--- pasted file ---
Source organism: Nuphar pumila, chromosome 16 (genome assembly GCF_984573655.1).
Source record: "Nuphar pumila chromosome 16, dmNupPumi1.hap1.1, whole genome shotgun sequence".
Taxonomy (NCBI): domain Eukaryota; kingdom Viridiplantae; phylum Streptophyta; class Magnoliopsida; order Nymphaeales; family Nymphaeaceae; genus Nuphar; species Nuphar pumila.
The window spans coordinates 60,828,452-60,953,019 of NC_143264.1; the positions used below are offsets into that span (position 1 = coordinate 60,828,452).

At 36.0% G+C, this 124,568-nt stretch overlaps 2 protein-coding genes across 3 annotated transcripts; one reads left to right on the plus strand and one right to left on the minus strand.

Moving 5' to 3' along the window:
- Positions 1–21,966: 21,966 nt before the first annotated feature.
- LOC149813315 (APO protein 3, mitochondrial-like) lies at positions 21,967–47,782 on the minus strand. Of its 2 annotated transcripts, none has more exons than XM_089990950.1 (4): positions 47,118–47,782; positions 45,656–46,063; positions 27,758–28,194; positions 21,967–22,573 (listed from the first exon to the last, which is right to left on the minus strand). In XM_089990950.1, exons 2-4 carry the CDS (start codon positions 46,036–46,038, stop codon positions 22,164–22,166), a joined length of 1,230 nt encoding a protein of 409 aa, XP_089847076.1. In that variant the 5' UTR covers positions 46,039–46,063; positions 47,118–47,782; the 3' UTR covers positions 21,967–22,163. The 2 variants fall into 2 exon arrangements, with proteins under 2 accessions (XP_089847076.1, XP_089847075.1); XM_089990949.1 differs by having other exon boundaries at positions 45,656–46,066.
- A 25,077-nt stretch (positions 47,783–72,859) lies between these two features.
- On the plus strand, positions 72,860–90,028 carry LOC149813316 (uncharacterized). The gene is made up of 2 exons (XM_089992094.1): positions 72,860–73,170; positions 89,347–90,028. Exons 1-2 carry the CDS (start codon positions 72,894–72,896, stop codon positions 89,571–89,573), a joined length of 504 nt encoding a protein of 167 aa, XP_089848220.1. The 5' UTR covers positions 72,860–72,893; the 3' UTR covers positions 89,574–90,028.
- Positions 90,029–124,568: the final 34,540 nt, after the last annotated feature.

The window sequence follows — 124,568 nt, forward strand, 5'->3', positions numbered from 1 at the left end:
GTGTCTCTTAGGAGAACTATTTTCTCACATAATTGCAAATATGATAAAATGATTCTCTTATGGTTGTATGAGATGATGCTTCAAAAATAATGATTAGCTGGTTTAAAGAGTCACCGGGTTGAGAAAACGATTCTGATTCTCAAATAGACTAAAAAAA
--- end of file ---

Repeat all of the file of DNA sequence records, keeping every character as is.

Source organism: Nuphar pumila, chromosome 16 (genome assembly GCF_984573655.1).
Source record: "Nuphar pumila chromosome 16, dmNupPumi1.hap1.1, whole genome shotgun sequence".
Taxonomy (NCBI): domain Eukaryota; kingdom Viridiplantae; phylum Streptophyta; class Magnoliopsida; order Nymphaeales; family Nymphaeaceae; genus Nuphar; species Nuphar pumila.
The window spans coordinates 60,828,452-60,953,019 of NC_143264.1; the positions used below are offsets into that span (position 1 = coordinate 60,828,452).

At 36.0% G+C, this 124,568-nt stretch overlaps 2 protein-coding genes across 3 annotated transcripts; one reads left to right on the plus strand and one right to left on the minus strand.

Moving 5' to 3' along the window:
- Positions 1–21,966: 21,966 nt before the first annotated feature.
- LOC149813315 (APO protein 3, mitochondrial-like) lies at positions 21,967–47,782 on the minus strand. Of its 2 annotated transcripts, none has more exons than XM_089990950.1 (4): positions 47,118–47,782; positions 45,656–46,063; positions 27,758–28,194; positions 21,967–22,573 (listed from the first exon to the last, which is right to left on the minus strand). In XM_089990950.1, exons 2-4 carry the CDS (start codon positions 46,036–46,038, stop codon positions 22,164–22,166), a joined length of 1,230 nt encoding a protein of 409 aa, XP_089847076.1. In that variant the 5' UTR covers positions 46,039–46,063; positions 47,118–47,782; the 3' UTR covers positions 21,967–22,163. The 2 variants fall into 2 exon arrangements, with proteins under 2 accessions (XP_089847076.1, XP_089847075.1); XM_089990949.1 differs by having other exon boundaries at positions 45,656–46,066.
- A 25,077-nt stretch (positions 47,783–72,859) lies between these two features.
- On the plus strand, positions 72,860–90,028 carry LOC149813316 (uncharacterized). The gene is made up of 2 exons (XM_089992094.1): positions 72,860–73,170; positions 89,347–90,028. Exons 1-2 carry the CDS (start codon positions 72,894–72,896, stop codon positions 89,571–89,573), a joined length of 504 nt encoding a protein of 167 aa, XP_089848220.1. The 5' UTR covers positions 72,860–72,893; the 3' UTR covers positions 89,574–90,028.
- Positions 90,029–124,568: the final 34,540 nt, after the last annotated feature.

The window sequence follows — 124,568 nt, forward strand, 5'->3', positions numbered from 1 at the left end:
GTGTCTCTTAGGAGAACTATTTTCTCACATAATTGCAAATATGATAAAATGATTCTCTTATGGTTGTATGAGATGATGCTTCAAAAATAATGATTAGCTGGTTTAAAGAGTCACCGGGTTGAGAAAACGATTCTGATTCTCAAATAGACTAAAAAAA